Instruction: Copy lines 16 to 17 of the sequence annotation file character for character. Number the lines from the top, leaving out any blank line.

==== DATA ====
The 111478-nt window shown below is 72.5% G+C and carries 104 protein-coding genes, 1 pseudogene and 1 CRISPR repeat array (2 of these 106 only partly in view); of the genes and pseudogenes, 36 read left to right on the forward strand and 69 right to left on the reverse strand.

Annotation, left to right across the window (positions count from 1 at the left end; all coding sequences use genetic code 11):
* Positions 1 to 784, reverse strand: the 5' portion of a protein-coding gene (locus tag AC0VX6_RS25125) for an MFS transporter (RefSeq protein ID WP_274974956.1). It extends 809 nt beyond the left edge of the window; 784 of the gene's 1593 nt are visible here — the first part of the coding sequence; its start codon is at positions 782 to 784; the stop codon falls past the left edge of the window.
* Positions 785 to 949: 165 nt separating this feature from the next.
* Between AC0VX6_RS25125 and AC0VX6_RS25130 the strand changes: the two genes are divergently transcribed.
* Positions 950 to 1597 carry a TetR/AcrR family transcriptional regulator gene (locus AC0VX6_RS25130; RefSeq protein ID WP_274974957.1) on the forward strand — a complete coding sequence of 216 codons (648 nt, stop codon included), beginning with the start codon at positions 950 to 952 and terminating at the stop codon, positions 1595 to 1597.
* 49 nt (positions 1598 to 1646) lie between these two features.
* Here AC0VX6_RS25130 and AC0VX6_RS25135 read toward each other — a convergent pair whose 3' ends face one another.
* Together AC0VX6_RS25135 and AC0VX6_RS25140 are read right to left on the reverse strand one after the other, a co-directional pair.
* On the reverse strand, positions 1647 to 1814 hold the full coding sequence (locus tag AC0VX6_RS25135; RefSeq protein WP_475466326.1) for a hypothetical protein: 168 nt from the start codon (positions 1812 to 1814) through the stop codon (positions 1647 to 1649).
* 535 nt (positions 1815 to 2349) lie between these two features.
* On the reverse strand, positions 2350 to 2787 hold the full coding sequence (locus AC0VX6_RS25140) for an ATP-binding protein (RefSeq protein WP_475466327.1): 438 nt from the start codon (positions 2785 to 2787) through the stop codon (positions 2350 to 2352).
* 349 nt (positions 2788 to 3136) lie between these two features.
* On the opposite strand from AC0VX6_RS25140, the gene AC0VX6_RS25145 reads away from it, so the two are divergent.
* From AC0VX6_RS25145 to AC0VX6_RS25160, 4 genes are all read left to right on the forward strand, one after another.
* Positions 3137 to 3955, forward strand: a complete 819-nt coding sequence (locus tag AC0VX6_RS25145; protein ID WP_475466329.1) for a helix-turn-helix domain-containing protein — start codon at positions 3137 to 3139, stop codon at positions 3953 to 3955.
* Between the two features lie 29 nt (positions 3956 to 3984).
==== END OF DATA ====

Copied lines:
* Positions 3137 to 3955, forward strand: a complete 819-nt coding sequence (locus tag AC0VX6_RS25145; protein ID WP_475466329.1) for a helix-turn-helix domain-containing protein — start codon at positions 3137 to 3139, stop codon at positions 3953 to 3955.
* Between the two features lie 29 nt (positions 3956 to 3984).